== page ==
This is the (Three-Part) "Perfect Practice" — the Epitome of the Ultimate Practice and Process — of the "Radical" Reality-Way of Adidam Ruchiradam (Which is the One and Only by-Me-Revealed and by-Me-Given "Radical" Reality-Way of the Heart).

    Avatar Adi Da Samraj, Eleutherios (The Liberator)
    Part 4, The Gnosticon

  • The Lion Sutra (1981) — Another early description of the Perfect Practice, which detailed the practice of Feeling-Inquiry (Hridaya-Vichara). More about Feeling-Inquiry can be found in Sutra 56 of The Dawn Horse Testament.

    Be the Inherently Perfect (and Merely Feeling) Witness Only, Not separate, Not related, Not needing, Not Seeking, Not following after, Not gaining, Not stressful, Not angry, Not reacting, Not emoting, Not Full of pain, Not desiring, Not Fulfilling, Not avoiding, Not Escaping, Not attached, Not losing, Not sorrowful, Not lost, Not Wondering, Not thinking, Not knowing, Not Full of mind, Not perceiving, Not experiencing, Not Right, Not bewildered, Not Complaining, Not Wrong, Not fearing, Not changing, Not Afflicted, Not empty, Not Satisfied, Not Deluded, Not "attentive", Not Moved, Not Discovering, Not "I", Not embodied, Not Released, Not Resisting, Not Even Understanding, but Only (or Merely) Being the One Who Is the Feeling Witness-Consciousness. . . .

    Stand Free, and Feel (What Is, and what arises), but Do Not Look (or become "other" than what arises).

    Do Not Indulge (or Luxuriate) In the act of attention (which is Always "other" than what arises), and Do Not Seek the Illusion-mind of objects, or others, or all "things", but Always Merely Feel (Like a hand feels into a glove) and Be the "Feel" Itself. . . .

    Therefore, I Say, Come To Rest (or Be Awake), Before "things" Happen.

    Come To Rest (or Be Awake), Prior To the Motion of separation and relatedness.

    Come To Rest (or Be Awake), Already Forever Arrived In My Great Hermitage.

    The Heart Is My Hermitage, Where (Even Now) the (inherently dualistic) feeling of relatedness (and All "Difference") Is Transcended In the (Inherently Non-Dualistic) Feeling of Being (Itself).

    Avatar Adi Da Samraj, The Lion Sutra

    You can watch Adi Da reading part of the 1986 version of this text in the video below:

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"Gnosticon" has the same Greek root (γνωσιξ: knowledge) as the word, "gnosis", which traditionally means a "knowing" that is based on direct Revelation (rather than book knowledge or thinking). The term gnosis is most commonly used these days in reference to fourth to fifth stage esoteric Revelations (e.g., the early "gnostic gospels" of Christianity). However, in The Gnosticon, Adi Da specifically uses "knowledge" in the sense of sixth stage, Transcendental gnosis Jnana, in the Hindu tradition.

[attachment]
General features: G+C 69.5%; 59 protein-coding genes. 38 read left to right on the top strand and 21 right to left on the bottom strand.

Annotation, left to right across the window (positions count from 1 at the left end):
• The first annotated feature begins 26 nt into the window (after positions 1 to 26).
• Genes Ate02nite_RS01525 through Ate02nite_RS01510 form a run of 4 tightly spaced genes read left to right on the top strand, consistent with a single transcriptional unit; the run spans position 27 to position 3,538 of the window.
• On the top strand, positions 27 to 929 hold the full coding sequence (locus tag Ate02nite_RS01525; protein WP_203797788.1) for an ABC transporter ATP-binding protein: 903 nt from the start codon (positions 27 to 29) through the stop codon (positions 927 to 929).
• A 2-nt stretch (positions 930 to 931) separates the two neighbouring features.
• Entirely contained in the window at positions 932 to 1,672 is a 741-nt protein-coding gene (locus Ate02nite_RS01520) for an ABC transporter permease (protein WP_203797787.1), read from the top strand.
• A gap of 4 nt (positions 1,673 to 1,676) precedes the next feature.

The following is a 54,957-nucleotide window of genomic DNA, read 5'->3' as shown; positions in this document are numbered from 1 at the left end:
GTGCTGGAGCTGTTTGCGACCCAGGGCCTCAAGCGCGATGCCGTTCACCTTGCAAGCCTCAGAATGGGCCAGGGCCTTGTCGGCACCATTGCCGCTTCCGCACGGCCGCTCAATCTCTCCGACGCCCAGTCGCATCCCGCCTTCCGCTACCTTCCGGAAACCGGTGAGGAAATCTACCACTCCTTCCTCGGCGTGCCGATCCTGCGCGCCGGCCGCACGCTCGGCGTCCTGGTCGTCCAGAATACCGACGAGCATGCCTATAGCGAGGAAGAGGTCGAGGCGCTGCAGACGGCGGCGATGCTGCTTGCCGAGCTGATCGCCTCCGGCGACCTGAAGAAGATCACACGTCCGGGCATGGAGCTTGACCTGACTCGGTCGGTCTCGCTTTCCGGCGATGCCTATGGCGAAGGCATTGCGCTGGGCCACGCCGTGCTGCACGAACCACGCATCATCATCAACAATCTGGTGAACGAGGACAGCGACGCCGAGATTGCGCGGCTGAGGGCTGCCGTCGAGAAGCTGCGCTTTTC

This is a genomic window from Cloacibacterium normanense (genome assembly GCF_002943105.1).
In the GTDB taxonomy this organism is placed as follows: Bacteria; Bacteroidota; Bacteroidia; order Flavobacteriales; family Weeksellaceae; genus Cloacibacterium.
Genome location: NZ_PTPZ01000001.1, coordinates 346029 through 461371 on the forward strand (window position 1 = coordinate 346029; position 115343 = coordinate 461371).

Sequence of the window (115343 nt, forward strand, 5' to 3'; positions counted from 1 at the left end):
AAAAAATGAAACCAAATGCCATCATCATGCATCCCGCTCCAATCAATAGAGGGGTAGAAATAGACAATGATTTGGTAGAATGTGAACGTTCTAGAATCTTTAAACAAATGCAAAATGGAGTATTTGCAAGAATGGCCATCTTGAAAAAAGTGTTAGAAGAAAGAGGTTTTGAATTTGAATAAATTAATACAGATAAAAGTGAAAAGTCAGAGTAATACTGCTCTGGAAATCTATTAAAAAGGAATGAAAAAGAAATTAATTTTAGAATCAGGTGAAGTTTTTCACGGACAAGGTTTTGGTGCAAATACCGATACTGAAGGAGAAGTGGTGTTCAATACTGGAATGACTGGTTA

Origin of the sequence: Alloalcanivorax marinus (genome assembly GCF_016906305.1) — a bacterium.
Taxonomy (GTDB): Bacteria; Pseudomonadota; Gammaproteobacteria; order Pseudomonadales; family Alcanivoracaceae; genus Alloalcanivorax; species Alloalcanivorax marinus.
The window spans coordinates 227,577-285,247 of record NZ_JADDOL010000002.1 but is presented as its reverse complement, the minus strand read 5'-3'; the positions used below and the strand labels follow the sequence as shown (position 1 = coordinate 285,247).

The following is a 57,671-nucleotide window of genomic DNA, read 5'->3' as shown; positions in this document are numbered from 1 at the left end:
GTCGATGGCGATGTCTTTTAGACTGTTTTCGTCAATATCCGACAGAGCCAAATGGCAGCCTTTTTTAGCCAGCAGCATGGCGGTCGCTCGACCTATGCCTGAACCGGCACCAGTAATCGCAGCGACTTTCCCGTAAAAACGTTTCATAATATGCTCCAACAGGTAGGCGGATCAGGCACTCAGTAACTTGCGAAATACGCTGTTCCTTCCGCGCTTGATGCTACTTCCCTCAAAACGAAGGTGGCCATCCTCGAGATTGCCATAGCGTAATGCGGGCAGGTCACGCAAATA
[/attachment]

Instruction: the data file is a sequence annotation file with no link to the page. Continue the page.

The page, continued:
Both Buddhism and Advaitism propose a path that would transcend "ignorance" by means of "Knowledge" or Transcendental "Gnosis". . . . It is the purpose of this Revelation-Text (which I have named The Gnosticon) to Illustrate a right understanding of the Buddhist and Advaitic sixth-stage-of-life esoteric seeking-traditions and seeking-cultures of Transcendental (and Intrinsically Non-dualistic) "Gnosis" and, that having been done, to then Illuminate the Unique and Always Priorly Searchless "Radical" (or Always "At-the-Root") Reality-Way of Adidam, Which is the only-by-Me Revealed and Given seventh-stage-of-life Reality-Way of Perfectly Non-dualistic Transcendental Spiritual "Gnosis" (or of Intrinsically egoless and Self-Evidently Divine Self-Realization).

Avatar Adi Da Samraj, Transcendental Gnosis
Part 6, The Gnosticon


It is interesting to compare Adi Da's 1983 book, Nirvanasara ("the essence of Nirvana") which could just as well have been called Advaitasara ("the essence of Advaita"), since it explores both the Buddhist and Advaitic traditions — with Part 16 of The Gnosticon ("Advaitasara / Nirvanasara"), which is only eight pages long, and is truly the sara or "essence" of these traditions.


Of course the subtitle of this essay — The Controversy Between The "Talking" School and The "Practicing" School of Advaitism — is somewhat humorous in that "Advaitism" means "nondualism", and yet the essay describes these dual/dueling schools within Advaitism. Adi Da preserves this subtitle (and its humor) in The Gnosticon.


Quotations from and/or photographs of Avatar Adi Da Samraj used by permission of the copyright owner:
© Copyrighted materials used with the permission of The Avataric Samrajya of Adidam Pty Ltd, as trustee for The Avataric Samrajya of Adidam. All rights reserved. None of these materials may be disseminated or otherwise used for any non-personal purpose without the prior agreement of the copyright owner. ADIDAM is a trademark of The Avataric Samrajya of Adidam Pty Ltd, as Trustee for the Avataric Samrajya of Adidam.